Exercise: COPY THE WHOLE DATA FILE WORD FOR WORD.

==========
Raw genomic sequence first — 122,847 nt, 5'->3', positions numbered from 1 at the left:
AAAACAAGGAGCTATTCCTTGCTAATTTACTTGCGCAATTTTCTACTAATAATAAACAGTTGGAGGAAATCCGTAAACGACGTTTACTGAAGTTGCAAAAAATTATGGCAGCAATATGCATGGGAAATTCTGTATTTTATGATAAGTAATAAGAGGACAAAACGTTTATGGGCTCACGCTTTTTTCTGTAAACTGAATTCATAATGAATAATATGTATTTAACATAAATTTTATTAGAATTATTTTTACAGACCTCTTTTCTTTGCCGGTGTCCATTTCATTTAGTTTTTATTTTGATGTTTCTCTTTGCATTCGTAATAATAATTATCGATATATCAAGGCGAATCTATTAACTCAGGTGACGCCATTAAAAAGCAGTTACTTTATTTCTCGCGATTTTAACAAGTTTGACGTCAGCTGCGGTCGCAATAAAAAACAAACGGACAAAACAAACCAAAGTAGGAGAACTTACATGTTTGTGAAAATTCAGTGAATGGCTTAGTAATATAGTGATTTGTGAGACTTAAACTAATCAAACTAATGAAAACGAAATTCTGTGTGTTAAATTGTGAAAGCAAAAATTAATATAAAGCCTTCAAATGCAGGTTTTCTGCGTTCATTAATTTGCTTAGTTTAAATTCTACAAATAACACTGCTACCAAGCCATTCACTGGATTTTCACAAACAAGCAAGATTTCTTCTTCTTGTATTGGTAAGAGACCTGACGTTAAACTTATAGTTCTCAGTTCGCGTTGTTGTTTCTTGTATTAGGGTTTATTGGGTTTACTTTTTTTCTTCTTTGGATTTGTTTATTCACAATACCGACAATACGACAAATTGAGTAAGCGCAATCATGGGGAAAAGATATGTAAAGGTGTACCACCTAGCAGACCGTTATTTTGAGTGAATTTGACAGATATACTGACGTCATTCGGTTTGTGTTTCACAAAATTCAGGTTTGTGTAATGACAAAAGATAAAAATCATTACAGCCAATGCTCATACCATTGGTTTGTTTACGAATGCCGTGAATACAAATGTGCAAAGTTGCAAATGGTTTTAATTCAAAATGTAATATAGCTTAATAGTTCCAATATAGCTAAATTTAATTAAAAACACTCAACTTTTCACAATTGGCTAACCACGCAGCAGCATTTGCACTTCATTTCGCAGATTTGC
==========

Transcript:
Raw genomic sequence first — 122,847 nt, 5'->3', positions numbered from 1 at the left:
AAAACAAGGAGCTATTCCTTGCTAATTTACTTGCGCAATTTTCTACTAATAATAAACAGTTGGAGGAAATCCGTAAACGACGTTTACTGAAGTTGCAAAAAATTATGGCAGCAATATGCATGGGAAATTCTGTATTTTATGATAAGTAATAAGAGGACAAAACGTTTATGGGCTCACGCTTTTTTCTGTAAACTGAATTCATAATGAATAATATGTATTTAACATAAATTTTATTAGAATTATTTTTACAGACCTCTTTTCTTTGCCGGTGTCCATTTCATTTAGTTTTTATTTTGATGTTTCTCTTTGCATTCGTAATAATAATTATCGATATATCAAGGCGAATCTATTAACTCAGGTGACGCCATTAAAAAGCAGTTACTTTATTTCTCGCGATTTTAACAAGTTTGACGTCAGCTGCGGTCGCAATAAAAAACAAACGGACAAAACAAACCAAAGTAGGAGAACTTACATGTTTGTGAAAATTCAGTGAATGGCTTAGTAATATAGTGATTTGTGAGACTTAAACTAATCAAACTAATGAAAACGAAATTCTGTGTGTTAAATTGTGAAAGCAAAAATTAATATAAAGCCTTCAAATGCAGGTTTTCTGCGTTCATTAATTTGCTTAGTTTAAATTCTACAAATAACACTGCTACCAAGCCATTCACTGGATTTTCACAAACAAGCAAGATTTCTTCTTCTTGTATTGGTAAGAGACCTGACGTTAAACTTATAGTTCTCAGTTCGCGTTGTTGTTTCTTGTATTAGGGTTTATTGGGTTTACTTTTTTTCTTCTTTGGATTTGTTTATTCACAATACCGACAATACGACAAATTGAGTAAGCGCAATCATGGGGAAAAGATATGTAAAGGTGTACCACCTAGCAGACCGTTATTTTGAGTGAATTTGACAGATATACTGACGTCATTCGGTTTGTGTTTCACAAAATTCAGGTTTGTGTAATGACAAAAGATAAAAATCATTACAGCCAATGCTCATACCATTGGTTTGTTTACGAATGCCGTGAATACAAATGTGCAAAGTTGCAAATGGTTTTAATTCAAAATGTAATATAGCTTAATAGTTCCAATATAGCTAAATTTAATTAAAAACACTCAACTTTTCACAATTGGCTAACCACGCAGCAGCATTTGCACTTCATTTCGCAGATTTGC